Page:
The vehicles use converted diesel engines, which run on natural gas.
Transit Supervisor Mike Fitzgerald says he might be interested in the future, but that it is not practical at this time. Currently, only 84-seat buses are available, with more to come. While there are already plans for two new buses that size in the next capital plan, it doesn't yet make sense.
"We probably wouldn't be looking at more 84-passengers for another four to five years, so to have just two buses on it is another drawback for us," he points out.
Even if all styles of buses were offered, it could take 7 to 8 years before all the entire 24 bus fleet needs replacing, and maybe longer as some are new.
Natural gas powered buses come at a upfront cost of approximately $45,000, which would be the School District's responsibility, without help from the government. A natural gas pump in the maintenance yard would likely be necessary as well, and those can cost between $500,000 and $1.2 million to install. Kelowna also convinced a natural gas supplier to install a natural gas pump in its yard, and the District here could try to make a deal with Pacific Northern Gas to build a pumping station, but at this point, Fitzgerald doesn't believe the cost is practical.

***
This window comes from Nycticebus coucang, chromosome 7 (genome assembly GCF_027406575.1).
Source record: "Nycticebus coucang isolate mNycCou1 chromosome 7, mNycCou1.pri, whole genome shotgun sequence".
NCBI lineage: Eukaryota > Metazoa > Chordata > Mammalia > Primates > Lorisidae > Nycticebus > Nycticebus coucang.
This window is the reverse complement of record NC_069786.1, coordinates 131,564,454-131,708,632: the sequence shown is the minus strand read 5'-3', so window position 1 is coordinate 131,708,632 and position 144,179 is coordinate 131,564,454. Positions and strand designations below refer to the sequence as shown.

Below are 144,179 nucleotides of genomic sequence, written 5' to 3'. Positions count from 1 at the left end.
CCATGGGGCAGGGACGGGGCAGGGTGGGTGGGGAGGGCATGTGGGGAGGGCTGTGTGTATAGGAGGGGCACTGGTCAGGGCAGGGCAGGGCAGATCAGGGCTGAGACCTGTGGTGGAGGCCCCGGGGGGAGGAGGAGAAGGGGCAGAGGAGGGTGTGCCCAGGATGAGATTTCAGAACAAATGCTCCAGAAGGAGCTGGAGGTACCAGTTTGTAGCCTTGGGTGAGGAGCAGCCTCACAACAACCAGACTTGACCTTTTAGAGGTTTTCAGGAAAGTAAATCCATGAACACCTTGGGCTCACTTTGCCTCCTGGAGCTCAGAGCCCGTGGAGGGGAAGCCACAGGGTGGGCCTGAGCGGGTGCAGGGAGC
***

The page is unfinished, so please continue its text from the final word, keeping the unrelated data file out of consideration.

It's expected that cost of each bus would be paid back in 7 years, as natural gas costs half of what gasoline or diesel does. However, Fitzgerald points out that estimate is based on the extremely low price of natural gas right now, and could go back up. He adds that PNG was also in attendance at the meeting, and has expressed interest in speaking with the district.
"It's an interesting concept," says Fitzgerald, "and I do believe that down the road you could probably see a lot more vehicles converting and being built for natural gas."
In the end, the School Board feels it needs more information, and that it may make sense to wait until the liquefied natural gas industry is up and running in the province.